|Mental Traits & Human Habitat|
A. Mental Traits
The ability of humans to recognize their reflection in a mirror is one of the rare things in the animal kingdom. Humans are one of four species to pass the mirror test for reflection recognition – the others being chimpanzees, orangutans and dolphins. Tests have shown that a fully-grown chimpanzee has nearly the same ability as a four-year-old human child to recognize its reflection in a mirror.
Pattern recognition (recognizing the arrangement of images, and colors and imitating traits) is another proof that humans have a good mentality.
The mental faculties of humans, and their intelligence, make them, according to Pascal, the saddest of all animals. The ability to have feelings, such as sadness or happiness, sets them apart from other organisms, although this claim is difficult to prove using animal tests. Human existence, according to most philosophers, constitutes itself as a source of happiness.
B. Human Habitat
Most people (61%) live in Asia. The majority of the rest are in the Americas (14%), Africa (13%) and Europe (12%), with only 0.3% in Australia.
Sedentary human settlements depend on their proximity to water sources and, depending on their lifestyle, other natural resources such as fertile land for growing crops, and grazing livestock or, depending on the season of prey/food availability. With the advent of large-scale trade and transport infrastructure, proximity to these resources has become less important, and in many places this factor is no longer a driving force for population growth or decline.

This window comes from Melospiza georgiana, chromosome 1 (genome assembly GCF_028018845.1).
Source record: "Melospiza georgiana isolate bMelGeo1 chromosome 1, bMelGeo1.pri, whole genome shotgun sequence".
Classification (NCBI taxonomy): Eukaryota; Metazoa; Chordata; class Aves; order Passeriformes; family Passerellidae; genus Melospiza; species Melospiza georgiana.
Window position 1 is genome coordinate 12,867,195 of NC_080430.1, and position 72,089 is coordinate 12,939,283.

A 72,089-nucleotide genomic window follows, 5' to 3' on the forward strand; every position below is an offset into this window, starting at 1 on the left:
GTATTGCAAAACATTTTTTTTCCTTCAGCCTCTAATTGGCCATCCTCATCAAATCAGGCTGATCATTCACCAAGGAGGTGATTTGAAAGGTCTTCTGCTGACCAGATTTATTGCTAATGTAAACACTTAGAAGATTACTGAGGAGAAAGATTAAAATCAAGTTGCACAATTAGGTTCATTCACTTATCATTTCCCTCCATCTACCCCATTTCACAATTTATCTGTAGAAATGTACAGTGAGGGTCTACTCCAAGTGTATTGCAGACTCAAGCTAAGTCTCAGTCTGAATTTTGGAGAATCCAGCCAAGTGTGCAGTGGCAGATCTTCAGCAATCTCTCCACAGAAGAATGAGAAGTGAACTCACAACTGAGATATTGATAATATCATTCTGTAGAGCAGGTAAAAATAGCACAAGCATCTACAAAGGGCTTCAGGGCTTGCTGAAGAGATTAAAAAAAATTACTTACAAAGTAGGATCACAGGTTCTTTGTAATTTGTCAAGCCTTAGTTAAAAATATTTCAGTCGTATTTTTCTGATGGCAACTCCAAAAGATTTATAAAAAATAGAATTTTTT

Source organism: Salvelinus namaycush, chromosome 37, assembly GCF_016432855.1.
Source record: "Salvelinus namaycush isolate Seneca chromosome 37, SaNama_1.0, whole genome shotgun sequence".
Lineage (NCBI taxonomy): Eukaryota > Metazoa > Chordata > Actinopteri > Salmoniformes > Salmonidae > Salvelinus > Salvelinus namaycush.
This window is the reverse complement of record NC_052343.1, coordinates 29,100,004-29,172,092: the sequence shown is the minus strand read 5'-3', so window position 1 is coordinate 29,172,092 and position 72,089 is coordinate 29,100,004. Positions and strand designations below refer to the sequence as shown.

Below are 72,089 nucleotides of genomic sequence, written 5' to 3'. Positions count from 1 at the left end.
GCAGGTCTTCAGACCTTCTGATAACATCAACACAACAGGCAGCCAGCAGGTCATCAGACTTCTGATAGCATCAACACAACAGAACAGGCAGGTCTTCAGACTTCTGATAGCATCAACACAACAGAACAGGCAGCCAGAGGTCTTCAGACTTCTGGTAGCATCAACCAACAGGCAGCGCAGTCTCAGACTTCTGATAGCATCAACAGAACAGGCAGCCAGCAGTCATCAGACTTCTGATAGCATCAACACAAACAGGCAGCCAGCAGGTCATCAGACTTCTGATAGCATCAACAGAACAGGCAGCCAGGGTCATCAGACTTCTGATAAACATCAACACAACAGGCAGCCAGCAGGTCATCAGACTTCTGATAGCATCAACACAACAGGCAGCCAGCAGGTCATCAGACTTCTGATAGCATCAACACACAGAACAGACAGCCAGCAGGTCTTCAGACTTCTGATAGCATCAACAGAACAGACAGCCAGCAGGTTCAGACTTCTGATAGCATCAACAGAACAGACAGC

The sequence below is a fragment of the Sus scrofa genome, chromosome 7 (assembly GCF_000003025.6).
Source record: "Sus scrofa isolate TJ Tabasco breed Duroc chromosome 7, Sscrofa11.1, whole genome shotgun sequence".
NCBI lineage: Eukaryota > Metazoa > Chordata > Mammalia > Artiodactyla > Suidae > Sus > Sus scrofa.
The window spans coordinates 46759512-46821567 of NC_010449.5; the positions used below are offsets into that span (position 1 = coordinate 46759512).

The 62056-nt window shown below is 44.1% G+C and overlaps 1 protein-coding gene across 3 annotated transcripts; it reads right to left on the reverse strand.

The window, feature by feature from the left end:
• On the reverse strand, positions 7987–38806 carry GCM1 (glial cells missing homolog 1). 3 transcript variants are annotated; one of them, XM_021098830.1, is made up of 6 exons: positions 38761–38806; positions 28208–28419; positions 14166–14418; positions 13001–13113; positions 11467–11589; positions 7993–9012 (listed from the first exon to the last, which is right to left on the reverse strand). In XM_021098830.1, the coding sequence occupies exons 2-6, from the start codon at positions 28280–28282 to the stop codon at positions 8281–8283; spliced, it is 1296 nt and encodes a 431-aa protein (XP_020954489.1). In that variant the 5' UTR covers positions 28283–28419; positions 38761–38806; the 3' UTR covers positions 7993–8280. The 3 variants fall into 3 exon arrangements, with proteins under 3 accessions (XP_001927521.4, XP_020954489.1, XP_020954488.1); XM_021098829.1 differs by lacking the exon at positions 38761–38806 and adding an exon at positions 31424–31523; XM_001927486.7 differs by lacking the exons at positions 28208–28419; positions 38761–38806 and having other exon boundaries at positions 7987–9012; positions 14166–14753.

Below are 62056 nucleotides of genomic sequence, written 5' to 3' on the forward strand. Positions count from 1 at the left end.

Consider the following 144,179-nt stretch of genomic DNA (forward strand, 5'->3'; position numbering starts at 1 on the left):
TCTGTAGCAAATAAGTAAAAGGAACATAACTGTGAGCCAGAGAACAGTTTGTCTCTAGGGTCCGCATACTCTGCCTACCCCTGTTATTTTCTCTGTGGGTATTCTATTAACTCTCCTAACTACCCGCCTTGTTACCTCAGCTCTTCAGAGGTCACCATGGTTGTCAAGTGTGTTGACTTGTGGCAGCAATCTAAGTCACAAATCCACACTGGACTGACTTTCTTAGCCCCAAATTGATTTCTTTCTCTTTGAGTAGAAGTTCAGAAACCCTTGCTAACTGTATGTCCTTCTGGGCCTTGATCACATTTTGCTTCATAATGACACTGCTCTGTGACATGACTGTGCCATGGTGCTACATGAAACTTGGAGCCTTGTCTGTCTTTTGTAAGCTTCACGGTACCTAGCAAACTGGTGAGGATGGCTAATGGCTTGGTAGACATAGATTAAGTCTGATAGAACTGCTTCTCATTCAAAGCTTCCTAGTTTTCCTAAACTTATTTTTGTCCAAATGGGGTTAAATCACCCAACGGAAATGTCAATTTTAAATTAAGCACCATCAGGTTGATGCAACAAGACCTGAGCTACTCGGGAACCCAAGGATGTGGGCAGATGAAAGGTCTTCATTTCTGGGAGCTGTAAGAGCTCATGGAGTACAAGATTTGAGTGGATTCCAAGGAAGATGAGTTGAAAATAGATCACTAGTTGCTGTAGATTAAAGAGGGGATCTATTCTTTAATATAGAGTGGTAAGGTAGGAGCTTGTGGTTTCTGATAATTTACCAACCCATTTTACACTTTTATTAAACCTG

Human habitats in closed ecological systems in unfamiliar environments (Antarctica, outer space) are very expensive, and generally they cannot stay long, and are only for scientific, military, or industrial expeditions. Life in space is very sporadic, with a maximum of thirteen humans in space at any given time. This is a direct result of human susceptibility to ionizing radiation. Prior to Yuri Gagarin’s 1961 space flight, all humans were ‘locked up’ on Earth. Between 1969 and 1974, two humans at once spent a short time on the Moon. As of 2004, no other celestial body has been visited by humans. Until 2004, there had been a continuous human presence in space since the launch of the inaugural crew to aboard the International Space Station, on October 31, 2000.